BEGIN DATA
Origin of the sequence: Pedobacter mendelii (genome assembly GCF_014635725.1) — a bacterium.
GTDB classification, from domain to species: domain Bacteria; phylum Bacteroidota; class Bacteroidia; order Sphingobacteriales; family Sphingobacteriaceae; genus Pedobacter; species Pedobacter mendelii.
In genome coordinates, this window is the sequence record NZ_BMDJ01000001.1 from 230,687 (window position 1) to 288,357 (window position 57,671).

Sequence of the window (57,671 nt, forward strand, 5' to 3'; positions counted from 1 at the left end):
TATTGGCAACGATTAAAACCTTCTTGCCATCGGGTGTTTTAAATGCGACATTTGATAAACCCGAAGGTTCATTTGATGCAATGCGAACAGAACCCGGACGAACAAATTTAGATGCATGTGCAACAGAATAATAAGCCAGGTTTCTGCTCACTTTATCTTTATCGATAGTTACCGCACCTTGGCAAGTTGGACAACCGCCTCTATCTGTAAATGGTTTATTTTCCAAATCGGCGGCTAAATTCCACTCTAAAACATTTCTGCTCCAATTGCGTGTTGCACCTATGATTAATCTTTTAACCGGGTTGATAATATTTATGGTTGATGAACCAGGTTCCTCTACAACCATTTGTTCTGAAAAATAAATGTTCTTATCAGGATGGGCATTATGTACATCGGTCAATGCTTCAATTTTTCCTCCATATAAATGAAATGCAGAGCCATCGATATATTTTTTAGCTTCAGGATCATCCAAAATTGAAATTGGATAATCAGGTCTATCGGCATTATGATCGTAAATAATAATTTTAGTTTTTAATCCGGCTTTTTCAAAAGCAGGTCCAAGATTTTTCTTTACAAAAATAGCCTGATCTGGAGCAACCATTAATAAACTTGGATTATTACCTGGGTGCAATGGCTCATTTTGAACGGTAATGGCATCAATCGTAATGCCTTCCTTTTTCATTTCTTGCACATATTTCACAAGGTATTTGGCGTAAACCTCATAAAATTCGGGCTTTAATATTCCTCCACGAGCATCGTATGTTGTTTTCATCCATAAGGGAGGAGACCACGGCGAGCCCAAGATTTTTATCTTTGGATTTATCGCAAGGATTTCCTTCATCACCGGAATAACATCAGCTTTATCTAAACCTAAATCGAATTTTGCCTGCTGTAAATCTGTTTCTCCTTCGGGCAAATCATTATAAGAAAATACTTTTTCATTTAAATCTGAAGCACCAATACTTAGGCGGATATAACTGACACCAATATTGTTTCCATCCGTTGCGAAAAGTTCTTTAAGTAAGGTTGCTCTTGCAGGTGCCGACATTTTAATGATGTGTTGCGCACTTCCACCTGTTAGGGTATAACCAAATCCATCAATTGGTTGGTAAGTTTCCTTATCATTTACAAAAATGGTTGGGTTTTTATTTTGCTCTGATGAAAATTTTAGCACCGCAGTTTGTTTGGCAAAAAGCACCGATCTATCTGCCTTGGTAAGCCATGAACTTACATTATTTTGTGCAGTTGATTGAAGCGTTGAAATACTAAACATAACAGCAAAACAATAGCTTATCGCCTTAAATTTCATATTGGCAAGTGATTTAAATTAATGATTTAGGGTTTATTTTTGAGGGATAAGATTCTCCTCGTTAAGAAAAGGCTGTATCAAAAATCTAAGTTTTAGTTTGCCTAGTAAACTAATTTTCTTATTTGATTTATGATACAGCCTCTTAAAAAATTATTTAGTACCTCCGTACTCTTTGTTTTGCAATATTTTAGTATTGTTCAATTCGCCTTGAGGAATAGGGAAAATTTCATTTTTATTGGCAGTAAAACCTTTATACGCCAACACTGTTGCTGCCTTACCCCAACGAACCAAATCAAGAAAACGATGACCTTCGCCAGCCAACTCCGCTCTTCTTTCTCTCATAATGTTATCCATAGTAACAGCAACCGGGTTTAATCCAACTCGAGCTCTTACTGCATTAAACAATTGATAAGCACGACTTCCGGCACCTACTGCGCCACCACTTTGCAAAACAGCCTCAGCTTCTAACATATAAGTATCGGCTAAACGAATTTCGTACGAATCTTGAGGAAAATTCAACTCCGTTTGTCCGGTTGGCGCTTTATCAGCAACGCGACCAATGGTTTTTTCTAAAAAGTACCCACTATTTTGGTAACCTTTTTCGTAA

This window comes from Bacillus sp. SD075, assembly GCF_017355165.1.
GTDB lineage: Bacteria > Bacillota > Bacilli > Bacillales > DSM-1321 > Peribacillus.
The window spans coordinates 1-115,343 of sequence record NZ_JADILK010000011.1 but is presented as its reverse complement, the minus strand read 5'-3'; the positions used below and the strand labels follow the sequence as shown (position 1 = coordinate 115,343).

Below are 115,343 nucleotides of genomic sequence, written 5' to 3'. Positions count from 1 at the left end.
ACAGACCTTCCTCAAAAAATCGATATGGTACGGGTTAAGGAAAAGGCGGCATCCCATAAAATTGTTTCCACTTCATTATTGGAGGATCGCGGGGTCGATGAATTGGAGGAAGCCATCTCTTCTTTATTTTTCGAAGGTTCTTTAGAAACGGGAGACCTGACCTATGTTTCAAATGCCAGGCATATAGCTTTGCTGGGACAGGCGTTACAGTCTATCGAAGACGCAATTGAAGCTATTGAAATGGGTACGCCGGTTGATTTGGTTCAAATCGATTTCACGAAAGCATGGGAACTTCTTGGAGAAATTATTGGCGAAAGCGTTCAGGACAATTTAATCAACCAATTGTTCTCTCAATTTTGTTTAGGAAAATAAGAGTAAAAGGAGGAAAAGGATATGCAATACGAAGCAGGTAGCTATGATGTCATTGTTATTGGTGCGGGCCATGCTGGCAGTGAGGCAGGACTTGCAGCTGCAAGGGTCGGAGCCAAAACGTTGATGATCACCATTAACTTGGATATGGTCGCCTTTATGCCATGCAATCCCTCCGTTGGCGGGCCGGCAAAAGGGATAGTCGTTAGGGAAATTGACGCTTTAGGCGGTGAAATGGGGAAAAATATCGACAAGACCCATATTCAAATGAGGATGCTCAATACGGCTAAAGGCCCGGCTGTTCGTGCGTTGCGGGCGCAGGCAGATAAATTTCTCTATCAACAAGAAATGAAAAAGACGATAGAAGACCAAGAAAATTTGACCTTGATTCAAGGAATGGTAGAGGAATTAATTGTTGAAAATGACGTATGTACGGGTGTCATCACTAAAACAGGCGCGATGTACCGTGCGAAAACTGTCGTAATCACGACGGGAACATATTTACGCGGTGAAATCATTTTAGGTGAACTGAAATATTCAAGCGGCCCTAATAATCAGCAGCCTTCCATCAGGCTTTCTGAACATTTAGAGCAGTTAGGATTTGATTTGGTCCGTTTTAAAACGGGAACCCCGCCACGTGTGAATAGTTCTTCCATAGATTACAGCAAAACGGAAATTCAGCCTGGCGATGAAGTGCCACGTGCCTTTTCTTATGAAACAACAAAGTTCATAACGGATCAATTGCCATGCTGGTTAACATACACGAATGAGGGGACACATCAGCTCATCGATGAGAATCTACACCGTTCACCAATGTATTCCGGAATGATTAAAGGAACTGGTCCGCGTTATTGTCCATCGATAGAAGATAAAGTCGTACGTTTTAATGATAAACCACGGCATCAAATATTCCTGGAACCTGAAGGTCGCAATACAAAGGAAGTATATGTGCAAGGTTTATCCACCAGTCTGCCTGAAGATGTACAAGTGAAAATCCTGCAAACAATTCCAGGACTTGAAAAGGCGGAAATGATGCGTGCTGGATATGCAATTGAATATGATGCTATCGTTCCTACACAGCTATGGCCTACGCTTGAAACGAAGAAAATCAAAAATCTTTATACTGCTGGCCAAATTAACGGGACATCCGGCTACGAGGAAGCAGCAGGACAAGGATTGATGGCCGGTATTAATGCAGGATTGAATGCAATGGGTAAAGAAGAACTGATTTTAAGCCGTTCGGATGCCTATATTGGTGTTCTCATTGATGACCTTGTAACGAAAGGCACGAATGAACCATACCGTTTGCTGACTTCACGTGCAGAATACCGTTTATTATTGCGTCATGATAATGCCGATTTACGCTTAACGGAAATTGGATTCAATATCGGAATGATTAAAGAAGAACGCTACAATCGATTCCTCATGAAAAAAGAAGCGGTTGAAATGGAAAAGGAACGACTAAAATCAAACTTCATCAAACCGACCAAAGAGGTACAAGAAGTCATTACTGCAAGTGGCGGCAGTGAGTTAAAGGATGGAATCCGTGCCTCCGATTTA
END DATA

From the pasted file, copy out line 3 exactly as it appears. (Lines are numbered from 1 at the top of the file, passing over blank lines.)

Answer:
In genome coordinates, this window is the sequence record NZ_BMDJ01000001.1 from 230,687 (window position 1) to 288,357 (window position 57,671).